For example:

I had been finishing my exam when my teacher told us to stop writing.

So in this sentence I'd like to say that I was about to finish my exam, but had been interrupted. If I'd like to highlight me finishing the exam in the past(so it was like 95% done and needed a bit more time) and also got interrupted while I was finishing, can I use the sentence mentioned above?

Can past continuous be past perfect continuous in this sentence, or it's obvious which event happened earlier and it doesn't require such grammar? That's what I'd love to know.

  • No, it's not. Why?
    – Daniel
    Jan 17, 2017 at 23:03
  • No, I meant told me "something" Sorry if it wasn't clear
    – Daniel
    Jan 17, 2017 at 23:11
  • @tchrist - not the question..., but at least as intriguing!
    – Dan
    Jan 17, 2017 at 23:12
  • 1
    Alrighty, question has been edited.
    – Daniel
    Jan 17, 2017 at 23:14
  • "Just prior to the phone call I had been finishing the plaster on the wall, but had stopped because I ran out of lime." But "I hadn't quite finished the exam when the teacher told us to stop writing." Your version of the sentence doesn't clearly imply whether you got the exam finished or not.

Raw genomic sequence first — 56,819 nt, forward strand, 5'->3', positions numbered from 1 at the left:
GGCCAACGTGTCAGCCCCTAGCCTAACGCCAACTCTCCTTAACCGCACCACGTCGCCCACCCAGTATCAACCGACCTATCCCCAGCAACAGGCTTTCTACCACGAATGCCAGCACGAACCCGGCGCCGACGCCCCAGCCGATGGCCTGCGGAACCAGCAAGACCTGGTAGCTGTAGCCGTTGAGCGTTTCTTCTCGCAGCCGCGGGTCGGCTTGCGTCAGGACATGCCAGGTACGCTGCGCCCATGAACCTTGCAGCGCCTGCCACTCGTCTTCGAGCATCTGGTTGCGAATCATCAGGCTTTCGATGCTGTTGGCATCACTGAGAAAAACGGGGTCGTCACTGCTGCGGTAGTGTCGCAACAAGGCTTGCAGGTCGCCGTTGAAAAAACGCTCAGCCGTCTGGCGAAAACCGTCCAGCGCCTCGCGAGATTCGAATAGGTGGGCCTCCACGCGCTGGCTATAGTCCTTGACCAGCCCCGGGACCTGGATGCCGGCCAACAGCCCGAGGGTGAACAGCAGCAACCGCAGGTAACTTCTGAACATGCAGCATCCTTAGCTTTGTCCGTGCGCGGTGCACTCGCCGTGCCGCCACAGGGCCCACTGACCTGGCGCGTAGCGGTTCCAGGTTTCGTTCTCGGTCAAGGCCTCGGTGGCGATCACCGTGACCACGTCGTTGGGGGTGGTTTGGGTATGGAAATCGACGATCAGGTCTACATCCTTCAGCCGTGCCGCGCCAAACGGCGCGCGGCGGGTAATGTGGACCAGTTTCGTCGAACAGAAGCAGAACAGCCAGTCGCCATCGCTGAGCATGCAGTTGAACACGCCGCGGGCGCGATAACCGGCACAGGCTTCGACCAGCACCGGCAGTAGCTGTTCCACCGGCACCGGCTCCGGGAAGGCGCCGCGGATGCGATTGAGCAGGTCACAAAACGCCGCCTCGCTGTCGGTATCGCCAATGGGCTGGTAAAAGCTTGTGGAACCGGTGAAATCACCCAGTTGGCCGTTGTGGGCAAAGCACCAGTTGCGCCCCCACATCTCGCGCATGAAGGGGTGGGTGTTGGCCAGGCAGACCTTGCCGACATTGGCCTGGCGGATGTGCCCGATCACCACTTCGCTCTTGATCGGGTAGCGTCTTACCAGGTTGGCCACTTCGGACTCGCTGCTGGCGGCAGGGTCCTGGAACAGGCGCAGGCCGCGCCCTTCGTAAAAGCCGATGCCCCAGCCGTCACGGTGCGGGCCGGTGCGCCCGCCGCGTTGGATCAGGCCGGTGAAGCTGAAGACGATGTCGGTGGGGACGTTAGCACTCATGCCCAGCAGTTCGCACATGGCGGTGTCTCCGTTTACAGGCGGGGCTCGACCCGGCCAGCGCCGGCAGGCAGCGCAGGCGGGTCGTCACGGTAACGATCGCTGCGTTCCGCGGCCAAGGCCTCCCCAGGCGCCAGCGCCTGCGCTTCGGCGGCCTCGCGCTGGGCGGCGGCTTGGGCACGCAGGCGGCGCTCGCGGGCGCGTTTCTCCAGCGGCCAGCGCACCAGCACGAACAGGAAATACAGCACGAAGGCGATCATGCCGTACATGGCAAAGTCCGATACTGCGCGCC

– Hot Licks
    Jan 17, 2017 at 23:20

1 Answer 1


Both past continuous and past perfect continuous tenses can be used to talk about actions or situations that were in progress at a certain point of time in the past. While the past continuous merely shows continuity, the past perfect continuous tense also puts an emphasis on the idea of duration. It is mainly used to indicate the duration of a past activity or state. Since the past tense of the verb finish describes only the end of the event, and not the duration, it doesn't convey the intended meaning. And yes, the timetable of events in this case are obvious and do not require this usage. It is more correct to say; " I had almost finished the test when my teacher told us to stop writing." This lets the reader know that you were engaged in the action of taking the test, but were interrupted, as you said was your meaning.

  • The verb 'finish' is often used non-punctively, as a synonym of 'put the finishing touches to' / 'do the last bit of'. 'I'm just finishing my homework.' But I agree that it's not the best choice in OP's example. Jan 18, 2017 at 0:35

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